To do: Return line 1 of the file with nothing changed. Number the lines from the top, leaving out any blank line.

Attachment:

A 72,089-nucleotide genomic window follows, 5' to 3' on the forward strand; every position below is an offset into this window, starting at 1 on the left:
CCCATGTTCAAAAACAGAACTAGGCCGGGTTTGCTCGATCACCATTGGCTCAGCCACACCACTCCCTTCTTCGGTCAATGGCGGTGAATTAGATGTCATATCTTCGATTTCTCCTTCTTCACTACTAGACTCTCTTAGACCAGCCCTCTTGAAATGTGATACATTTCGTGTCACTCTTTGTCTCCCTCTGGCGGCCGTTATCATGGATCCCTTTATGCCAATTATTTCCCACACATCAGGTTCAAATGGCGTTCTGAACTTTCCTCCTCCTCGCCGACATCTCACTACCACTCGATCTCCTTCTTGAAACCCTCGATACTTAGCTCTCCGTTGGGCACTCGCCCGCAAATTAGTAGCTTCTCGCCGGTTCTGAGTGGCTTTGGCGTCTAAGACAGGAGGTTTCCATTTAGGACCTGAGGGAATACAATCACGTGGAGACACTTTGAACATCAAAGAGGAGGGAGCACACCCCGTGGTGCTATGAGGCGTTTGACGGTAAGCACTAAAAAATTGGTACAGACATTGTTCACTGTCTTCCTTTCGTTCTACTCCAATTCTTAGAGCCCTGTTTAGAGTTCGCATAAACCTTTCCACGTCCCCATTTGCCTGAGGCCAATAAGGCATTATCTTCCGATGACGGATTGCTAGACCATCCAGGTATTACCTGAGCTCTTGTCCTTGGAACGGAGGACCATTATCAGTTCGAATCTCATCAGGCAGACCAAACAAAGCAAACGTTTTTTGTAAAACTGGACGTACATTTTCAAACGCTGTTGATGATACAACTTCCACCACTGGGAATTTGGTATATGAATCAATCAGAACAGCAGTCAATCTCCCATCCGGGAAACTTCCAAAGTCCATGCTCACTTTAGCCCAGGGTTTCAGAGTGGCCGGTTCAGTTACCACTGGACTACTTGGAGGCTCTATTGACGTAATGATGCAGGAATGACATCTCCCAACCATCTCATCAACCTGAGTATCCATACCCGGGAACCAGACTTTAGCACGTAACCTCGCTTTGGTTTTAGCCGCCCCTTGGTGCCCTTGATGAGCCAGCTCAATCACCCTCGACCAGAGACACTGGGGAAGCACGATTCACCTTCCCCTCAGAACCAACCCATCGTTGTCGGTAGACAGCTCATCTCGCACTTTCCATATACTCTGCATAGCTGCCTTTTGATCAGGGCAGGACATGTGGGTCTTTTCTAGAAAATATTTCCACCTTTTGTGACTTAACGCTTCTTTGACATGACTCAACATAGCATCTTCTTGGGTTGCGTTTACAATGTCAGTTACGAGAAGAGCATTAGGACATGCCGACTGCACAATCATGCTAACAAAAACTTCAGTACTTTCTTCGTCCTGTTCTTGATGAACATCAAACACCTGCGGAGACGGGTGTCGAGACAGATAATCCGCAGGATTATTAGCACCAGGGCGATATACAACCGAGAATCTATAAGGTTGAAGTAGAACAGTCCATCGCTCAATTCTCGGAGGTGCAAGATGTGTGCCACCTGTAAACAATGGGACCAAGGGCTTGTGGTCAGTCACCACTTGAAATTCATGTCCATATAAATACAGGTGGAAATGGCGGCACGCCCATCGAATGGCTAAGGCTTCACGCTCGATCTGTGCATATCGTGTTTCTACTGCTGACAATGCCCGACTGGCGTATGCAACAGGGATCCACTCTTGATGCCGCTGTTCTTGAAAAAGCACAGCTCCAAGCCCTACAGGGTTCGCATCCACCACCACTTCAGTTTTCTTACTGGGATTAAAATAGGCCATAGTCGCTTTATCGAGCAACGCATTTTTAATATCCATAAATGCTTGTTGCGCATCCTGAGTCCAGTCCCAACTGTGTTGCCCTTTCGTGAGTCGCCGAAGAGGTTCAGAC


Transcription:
A 72,089-nucleotide genomic window follows, 5' to 3' on the forward strand; every position below is an offset into this window, starting at 1 on the left: